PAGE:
US moves to block China Mobile over security fears

The US government has moved to block China Mobile from offering services to the American telecommunications market, recommending its application be rejected on grounds of national security.
China Mobile is the world's largest telecom carrier with 899 million subscribers. It applied in 2011 to offer telecommunication services between the US and other countries, a move that the Donald Trump administration wants to prevent, citing national
China Mobile is the world's largest telecom carrier with 899 million subscribers. It applied in 2011 to offer telecommunication services between the US and other countries, a move that the Donald Trump administration wants to prevent, citing national security concerns.PHOTO: REUTERS

It cites China's record of intelligence activities, and risks to US law enforcement

SHANGHAI/HONG KONG • The Donald Trump administration has moved to block China Mobile from offering services to the US telecom market, recommending its application be rejected because the firm posed national security risks.

The Federal Communications Commission should deny the state-owned China Mobile's 2011 application to offer telecommunication services between the US and other countries, the National Telecommunications and Information Administration (NTIA) said in a statement posted on its website.

"After significant engagement with China Mobile, concerns about increased risks to US law enforcement and national security interests were unable to be resolved," said the statement, which quoted Mr David Redl, assistant secretary for communications and information at the US Department of Commerce, which NTIA is part of.

China Mobile, the world's largest telecom carrier with 899 million subscribers, did not immediately respond to a request for comment yesterday.

However, Chinese Foreign Ministry spokesman Lu Kang, in response to a question about China Mobile at a daily briefing, said: "We urge the relevant side in the United States to abandon Cold War thinking and zero sum games."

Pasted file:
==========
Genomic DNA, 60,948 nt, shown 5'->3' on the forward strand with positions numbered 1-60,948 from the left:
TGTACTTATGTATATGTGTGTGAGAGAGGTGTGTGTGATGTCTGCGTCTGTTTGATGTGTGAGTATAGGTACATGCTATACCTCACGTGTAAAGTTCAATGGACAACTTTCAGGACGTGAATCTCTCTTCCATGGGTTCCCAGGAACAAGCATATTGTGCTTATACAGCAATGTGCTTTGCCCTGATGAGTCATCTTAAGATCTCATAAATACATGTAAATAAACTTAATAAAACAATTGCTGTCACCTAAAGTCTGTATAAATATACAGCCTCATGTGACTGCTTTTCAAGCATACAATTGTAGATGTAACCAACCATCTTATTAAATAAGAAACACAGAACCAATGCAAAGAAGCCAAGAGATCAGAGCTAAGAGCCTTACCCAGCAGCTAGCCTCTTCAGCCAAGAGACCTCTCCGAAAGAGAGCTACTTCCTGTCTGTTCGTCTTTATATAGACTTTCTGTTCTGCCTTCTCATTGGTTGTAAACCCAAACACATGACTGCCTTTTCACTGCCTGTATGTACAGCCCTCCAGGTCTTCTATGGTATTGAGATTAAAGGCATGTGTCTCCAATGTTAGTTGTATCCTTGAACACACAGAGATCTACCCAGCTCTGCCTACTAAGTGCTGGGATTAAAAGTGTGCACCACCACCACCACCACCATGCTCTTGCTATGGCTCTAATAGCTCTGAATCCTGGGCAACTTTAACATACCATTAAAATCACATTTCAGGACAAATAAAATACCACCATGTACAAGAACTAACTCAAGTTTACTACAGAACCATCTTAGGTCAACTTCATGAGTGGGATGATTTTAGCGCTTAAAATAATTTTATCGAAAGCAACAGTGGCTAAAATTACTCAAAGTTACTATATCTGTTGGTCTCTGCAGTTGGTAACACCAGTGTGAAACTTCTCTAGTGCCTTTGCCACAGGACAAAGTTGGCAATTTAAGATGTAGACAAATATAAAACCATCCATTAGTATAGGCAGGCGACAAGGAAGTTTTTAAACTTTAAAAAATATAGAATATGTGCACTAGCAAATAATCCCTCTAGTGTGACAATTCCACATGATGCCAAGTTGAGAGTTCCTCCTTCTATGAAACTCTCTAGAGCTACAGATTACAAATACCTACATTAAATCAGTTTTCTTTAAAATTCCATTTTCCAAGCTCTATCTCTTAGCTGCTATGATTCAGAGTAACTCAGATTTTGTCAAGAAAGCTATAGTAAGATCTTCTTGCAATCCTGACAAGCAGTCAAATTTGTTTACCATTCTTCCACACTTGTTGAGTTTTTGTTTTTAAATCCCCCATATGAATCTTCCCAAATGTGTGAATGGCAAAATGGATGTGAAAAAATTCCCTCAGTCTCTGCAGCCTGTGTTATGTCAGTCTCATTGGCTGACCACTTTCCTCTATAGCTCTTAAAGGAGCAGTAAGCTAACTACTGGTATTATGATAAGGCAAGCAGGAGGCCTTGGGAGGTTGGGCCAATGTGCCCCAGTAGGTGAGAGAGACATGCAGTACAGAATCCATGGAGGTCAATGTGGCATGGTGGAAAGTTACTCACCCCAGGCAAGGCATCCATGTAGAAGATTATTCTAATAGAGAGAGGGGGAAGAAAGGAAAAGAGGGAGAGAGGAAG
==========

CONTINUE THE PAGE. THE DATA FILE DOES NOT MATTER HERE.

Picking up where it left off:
China always encourages its companies to operate in accordance with market rules and to respect the laws of the countries it operates in, he said, adding that the US should stop putting "unreasonable pressure" on Chinese firms.

The move by the US administration to block China Mobile comes amid growing trade frictions between the two countries. The US is set to impose tariffs on US$34 billion (S$46 billion) worth of goods from China on Friday, which Beijing is expected to respond to with tariffs of its own.

The move by the US administration to block China Mobile comes amid growing trade frictions between the two countries. The US is set to impose tariffs on US$34 billion (S$46 billion) worth of goods from China on Friday, which Beijing is expected to respond to with tariffs of its own.

Another Chinese company that has been caught in the crosshairs of the trade spat is ZTE Corp.

The No. 2 telecommunications equipment maker in China was forced to cease major operations in April after the US slapped it with a supplier ban, saying it broke an agreement to discipline executives who conspired to evade US sanctions on Iran and North Korea.

ZTE is in the process of getting the ban lifted and announced a new board last week, but its settlement deal with the US is opposed by some lawmakers in Washington.

China Mobile Communications Corp, a state-controlled firm, owned almost 73 per cent of China Mobile as of December, according to Thomson Reuters data.

In its recommendation, the NTIA said its assessment rested "in large part on China's record of intelligence activities and economic espionage targeting the US, along with China Mobile's size and technical and financial resources".

US senators and spy chiefs warned in February that China was trying, via means such as telecommunications firms, to gain access to sensitive US technologies and intellectual properties.

REUTERS

A version of this article appeared in the print edition of The Straits Times on July 04, 2018, with the headline 'US moves to block China Mobile over security fears'. Print Edition | Subscribe